You can discover delicious dairy alternatives at my upcoming workshop in Geneva.

Photo: ©Dare to Glow by Undine Groeger

Photo: ©Dare to Glow by Undine Groeger


Many women actually reject the menstrual cycle they experience every month.

They may feel ashamed, sick, tired and because they hate having their period, they try to avoid any symptom that comes with menstruation. This attitude is often passed down across many generations, and talking about menstruation is a taboo within the family and society in general.

Yet these painful memories, negative thoughts and emotions simply reinforce the physical pain that a woman is experiencing every month.

Additionally, living and working in a society that expects women to be emotionally and mentally consistent all month subtly forces women to adapt to these expectations.

Yet on a biological and physical level, women change every day and resisting these natural fluctuations in our cycle by trying to adapt to societal expectations of stability leads to emotional and mentally exhaustion which merely increases physical pain.

One of the practices of the Self-Actualized Woman involves embracing her womb and cyclical nature to better live up to her potential every month, every day.

Practice : A simple visualization to ease the PMS is the base of the Self Actualized Woman’s practice – get it here.


Many women who experience PMS tend to ignore the bodily experience of the cycle and its signs of heaviness, tiredness, low blood pressure, irritability. They force themselves to  push through these sensations and keep going as usual.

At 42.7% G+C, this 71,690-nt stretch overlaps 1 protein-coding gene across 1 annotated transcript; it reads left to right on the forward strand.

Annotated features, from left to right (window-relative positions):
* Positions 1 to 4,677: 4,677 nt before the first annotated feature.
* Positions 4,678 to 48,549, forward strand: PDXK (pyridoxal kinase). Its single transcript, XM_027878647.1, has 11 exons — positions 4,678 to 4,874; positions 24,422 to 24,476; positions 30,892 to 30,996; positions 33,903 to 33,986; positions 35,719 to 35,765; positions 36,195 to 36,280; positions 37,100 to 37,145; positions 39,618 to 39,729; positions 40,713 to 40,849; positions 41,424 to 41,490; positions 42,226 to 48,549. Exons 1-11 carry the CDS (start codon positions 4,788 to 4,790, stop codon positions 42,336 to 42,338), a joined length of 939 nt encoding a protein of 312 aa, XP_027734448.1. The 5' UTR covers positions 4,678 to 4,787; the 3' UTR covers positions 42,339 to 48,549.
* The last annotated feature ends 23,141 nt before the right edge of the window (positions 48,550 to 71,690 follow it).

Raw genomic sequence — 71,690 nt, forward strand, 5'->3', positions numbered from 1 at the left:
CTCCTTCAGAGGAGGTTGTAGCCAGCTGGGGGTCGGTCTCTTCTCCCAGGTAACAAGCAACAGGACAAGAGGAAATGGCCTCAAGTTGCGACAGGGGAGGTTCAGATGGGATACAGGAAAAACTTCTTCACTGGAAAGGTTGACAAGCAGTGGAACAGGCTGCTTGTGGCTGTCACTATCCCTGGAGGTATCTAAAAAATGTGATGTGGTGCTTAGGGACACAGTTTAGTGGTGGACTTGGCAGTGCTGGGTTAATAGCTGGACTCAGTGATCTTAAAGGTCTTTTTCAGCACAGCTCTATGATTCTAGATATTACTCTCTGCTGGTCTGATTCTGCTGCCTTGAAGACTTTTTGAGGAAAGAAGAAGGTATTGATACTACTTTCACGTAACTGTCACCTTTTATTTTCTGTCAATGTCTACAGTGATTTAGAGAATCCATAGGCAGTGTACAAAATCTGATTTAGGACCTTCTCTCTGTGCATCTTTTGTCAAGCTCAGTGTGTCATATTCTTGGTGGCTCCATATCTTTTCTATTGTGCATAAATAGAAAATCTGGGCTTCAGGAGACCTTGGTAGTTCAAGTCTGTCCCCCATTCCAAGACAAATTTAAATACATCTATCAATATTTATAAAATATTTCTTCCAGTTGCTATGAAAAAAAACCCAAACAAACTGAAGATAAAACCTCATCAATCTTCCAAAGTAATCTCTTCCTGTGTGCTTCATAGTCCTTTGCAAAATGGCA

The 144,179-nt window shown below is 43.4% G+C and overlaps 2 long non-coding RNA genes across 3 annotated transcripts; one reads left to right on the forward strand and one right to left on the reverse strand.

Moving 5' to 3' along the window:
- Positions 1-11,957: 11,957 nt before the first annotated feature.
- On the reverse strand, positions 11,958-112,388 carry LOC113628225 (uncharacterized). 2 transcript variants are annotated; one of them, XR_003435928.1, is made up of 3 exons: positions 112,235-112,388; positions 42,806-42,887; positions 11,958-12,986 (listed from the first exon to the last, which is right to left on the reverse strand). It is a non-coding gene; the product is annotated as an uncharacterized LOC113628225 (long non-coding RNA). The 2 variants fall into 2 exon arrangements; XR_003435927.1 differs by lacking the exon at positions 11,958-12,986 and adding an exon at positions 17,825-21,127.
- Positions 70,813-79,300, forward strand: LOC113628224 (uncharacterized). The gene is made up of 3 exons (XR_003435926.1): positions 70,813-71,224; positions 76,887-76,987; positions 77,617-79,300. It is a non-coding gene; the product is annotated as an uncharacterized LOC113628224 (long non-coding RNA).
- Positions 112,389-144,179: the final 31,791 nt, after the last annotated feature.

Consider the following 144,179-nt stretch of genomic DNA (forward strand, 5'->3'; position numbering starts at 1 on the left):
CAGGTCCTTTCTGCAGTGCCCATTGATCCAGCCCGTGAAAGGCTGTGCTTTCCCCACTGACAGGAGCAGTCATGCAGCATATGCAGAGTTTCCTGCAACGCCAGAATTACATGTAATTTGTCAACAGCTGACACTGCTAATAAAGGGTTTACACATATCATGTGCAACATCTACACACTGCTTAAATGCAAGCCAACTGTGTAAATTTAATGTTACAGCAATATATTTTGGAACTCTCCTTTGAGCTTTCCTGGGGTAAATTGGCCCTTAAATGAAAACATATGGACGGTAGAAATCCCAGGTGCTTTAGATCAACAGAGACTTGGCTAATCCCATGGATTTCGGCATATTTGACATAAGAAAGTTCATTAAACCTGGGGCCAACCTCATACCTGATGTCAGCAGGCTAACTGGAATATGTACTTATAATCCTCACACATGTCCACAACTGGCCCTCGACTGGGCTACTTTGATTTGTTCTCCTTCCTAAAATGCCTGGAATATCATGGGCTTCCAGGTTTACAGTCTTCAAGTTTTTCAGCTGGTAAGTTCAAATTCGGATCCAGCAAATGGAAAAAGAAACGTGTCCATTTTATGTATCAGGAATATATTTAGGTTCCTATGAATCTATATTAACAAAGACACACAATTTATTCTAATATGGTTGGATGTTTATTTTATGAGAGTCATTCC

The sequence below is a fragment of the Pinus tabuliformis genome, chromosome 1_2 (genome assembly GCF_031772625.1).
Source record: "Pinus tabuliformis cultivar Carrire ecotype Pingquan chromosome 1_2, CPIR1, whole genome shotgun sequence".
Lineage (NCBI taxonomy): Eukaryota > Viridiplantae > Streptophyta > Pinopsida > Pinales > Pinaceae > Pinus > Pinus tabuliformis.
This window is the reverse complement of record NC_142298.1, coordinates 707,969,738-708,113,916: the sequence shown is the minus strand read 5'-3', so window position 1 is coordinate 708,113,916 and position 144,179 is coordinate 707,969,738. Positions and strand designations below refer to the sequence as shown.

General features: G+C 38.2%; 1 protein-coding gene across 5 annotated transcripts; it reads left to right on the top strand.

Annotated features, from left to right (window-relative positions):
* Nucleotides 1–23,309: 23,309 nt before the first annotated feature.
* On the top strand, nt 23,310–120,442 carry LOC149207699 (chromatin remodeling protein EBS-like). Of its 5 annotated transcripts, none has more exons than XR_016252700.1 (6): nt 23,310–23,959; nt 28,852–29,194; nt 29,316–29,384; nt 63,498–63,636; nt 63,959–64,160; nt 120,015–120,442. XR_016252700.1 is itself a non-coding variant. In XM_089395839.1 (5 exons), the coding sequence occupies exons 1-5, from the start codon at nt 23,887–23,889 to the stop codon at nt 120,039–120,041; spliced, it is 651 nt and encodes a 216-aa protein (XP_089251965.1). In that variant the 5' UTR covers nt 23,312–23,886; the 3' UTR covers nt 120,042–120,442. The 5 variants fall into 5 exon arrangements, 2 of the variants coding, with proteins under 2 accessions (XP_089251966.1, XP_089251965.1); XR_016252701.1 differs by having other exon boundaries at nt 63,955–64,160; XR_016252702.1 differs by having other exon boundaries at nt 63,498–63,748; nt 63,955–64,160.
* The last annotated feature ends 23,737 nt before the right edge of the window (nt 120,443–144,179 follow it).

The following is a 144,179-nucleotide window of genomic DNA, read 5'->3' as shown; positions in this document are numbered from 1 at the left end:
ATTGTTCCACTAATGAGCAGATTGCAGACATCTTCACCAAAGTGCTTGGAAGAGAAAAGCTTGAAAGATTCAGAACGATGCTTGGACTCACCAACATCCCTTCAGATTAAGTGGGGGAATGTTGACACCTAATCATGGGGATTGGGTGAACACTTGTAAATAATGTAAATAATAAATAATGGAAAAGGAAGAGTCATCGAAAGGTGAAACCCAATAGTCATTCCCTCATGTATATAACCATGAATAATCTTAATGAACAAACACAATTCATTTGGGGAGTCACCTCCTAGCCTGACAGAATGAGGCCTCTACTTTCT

By doing this, they forget that their bodies are cyclical in nature and beautifully adapted to accommodate the bleeding phase of our cycle. In the days leading up to this time and during menstruation, a woman’s womb can almost double in size, expanding from the size of a fist to a fist and a half or more. With these physical changes, it makes sense that the body becomes “bloated” and the abdomen area expands.

Due to the flat stomach obsession in our culture, many women reject and hate their stomach even more during this time, blaming themselves when normal clothes do not fit or become uncomfortable.

Instead of cursing your less-than-flat stomach, consider that your body is merely asking you to slow down and listen, preparing you to withdraw from demanding physical activities and sport.

By honoring your body’s needs and giving it the rest it needs during this time, you will be able to reduce PMS.

The aim of any physical activity during this phase of the cycle is to create the best possible environment for nature to follow its course and bring into balance any disturbances, mental or physical, which may occur in the days before or during menstruation.

For example, the following poses work against the nature of menstruation: Inverted postures, backbends, closed twists and strong abdominal contractions.

Practice: Discover Body Work that reduces PMS get it here.

So where do you start with all these suggestions? Start with whichever point speaks to you most and take it from there, making one small change at a time.

Carolina_Contact_2014This blog post was co-written with Carolina Rodriguez Barros. She founded Dare to Glow in 2009 and now devotes her time to guiding dynamic professional women, helping them tap into their inner source of power, purpose and possibilities.

If you are trying to deal with PMS, these programs might be particularly interesting:

Womb Healing: Awakening to a conscious femininity through liberating old womb memories – find out more here.

Embrace Your Cyclic Nature: The Self Actualized Woman cycle starts again in July in Geneva, read more here.